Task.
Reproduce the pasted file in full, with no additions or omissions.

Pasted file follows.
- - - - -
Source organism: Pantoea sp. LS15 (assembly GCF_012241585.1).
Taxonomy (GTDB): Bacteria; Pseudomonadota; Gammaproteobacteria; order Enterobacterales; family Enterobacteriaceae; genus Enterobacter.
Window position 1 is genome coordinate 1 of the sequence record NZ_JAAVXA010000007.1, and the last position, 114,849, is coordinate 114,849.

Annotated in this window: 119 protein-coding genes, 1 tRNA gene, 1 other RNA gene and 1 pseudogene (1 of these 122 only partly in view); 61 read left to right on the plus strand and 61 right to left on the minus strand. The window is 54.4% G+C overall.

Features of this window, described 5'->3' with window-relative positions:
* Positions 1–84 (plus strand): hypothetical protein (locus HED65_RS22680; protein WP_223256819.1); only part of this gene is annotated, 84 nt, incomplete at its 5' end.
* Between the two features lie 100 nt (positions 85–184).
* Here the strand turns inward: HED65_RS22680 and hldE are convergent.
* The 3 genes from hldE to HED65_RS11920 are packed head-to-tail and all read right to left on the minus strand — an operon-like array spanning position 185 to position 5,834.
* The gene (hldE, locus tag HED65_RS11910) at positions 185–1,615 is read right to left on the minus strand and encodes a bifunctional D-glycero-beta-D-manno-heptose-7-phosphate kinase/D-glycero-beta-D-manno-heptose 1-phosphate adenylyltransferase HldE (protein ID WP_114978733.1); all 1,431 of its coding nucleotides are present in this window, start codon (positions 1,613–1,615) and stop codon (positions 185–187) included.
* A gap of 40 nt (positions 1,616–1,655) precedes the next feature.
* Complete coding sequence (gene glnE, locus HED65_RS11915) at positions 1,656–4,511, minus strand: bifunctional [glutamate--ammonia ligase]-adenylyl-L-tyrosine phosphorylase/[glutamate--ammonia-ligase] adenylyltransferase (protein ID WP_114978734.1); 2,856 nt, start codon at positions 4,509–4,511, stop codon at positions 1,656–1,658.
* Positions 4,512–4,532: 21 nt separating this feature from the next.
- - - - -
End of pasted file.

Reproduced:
Source organism: Pantoea sp. LS15 (assembly GCF_012241585.1).
Taxonomy (GTDB): Bacteria; Pseudomonadota; Gammaproteobacteria; order Enterobacterales; family Enterobacteriaceae; genus Enterobacter.
Window position 1 is genome coordinate 1 of the sequence record NZ_JAAVXA010000007.1, and the last position, 114,849, is coordinate 114,849.

Annotated in this window: 119 protein-coding genes, 1 tRNA gene, 1 other RNA gene and 1 pseudogene (1 of these 122 only partly in view); 61 read left to right on the plus strand and 61 right to left on the minus strand. The window is 54.4% G+C overall.

Features of this window, described 5'->3' with window-relative positions:
* Positions 1–84 (plus strand): hypothetical protein (locus HED65_RS22680; protein WP_223256819.1); only part of this gene is annotated, 84 nt, incomplete at its 5' end.
* Between the two features lie 100 nt (positions 85–184).
* Here the strand turns inward: HED65_RS22680 and hldE are convergent.
* The 3 genes from hldE to HED65_RS11920 are packed head-to-tail and all read right to left on the minus strand — an operon-like array spanning position 185 to position 5,834.
* The gene (hldE, locus tag HED65_RS11910) at positions 185–1,615 is read right to left on the minus strand and encodes a bifunctional D-glycero-beta-D-manno-heptose-7-phosphate kinase/D-glycero-beta-D-manno-heptose 1-phosphate adenylyltransferase HldE (protein ID WP_114978733.1); all 1,431 of its coding nucleotides are present in this window, start codon (positions 1,613–1,615) and stop codon (positions 185–187) included.
* A gap of 40 nt (positions 1,616–1,655) precedes the next feature.
* Complete coding sequence (gene glnE, locus HED65_RS11915) at positions 1,656–4,511, minus strand: bifunctional [glutamate--ammonia ligase]-adenylyl-L-tyrosine phosphorylase/[glutamate--ammonia-ligase] adenylyltransferase (protein ID WP_114978734.1); 2,856 nt, start codon at positions 4,509–4,511, stop codon at positions 1,656–1,658.
* Positions 4,512–4,532: 21 nt separating this feature from the next.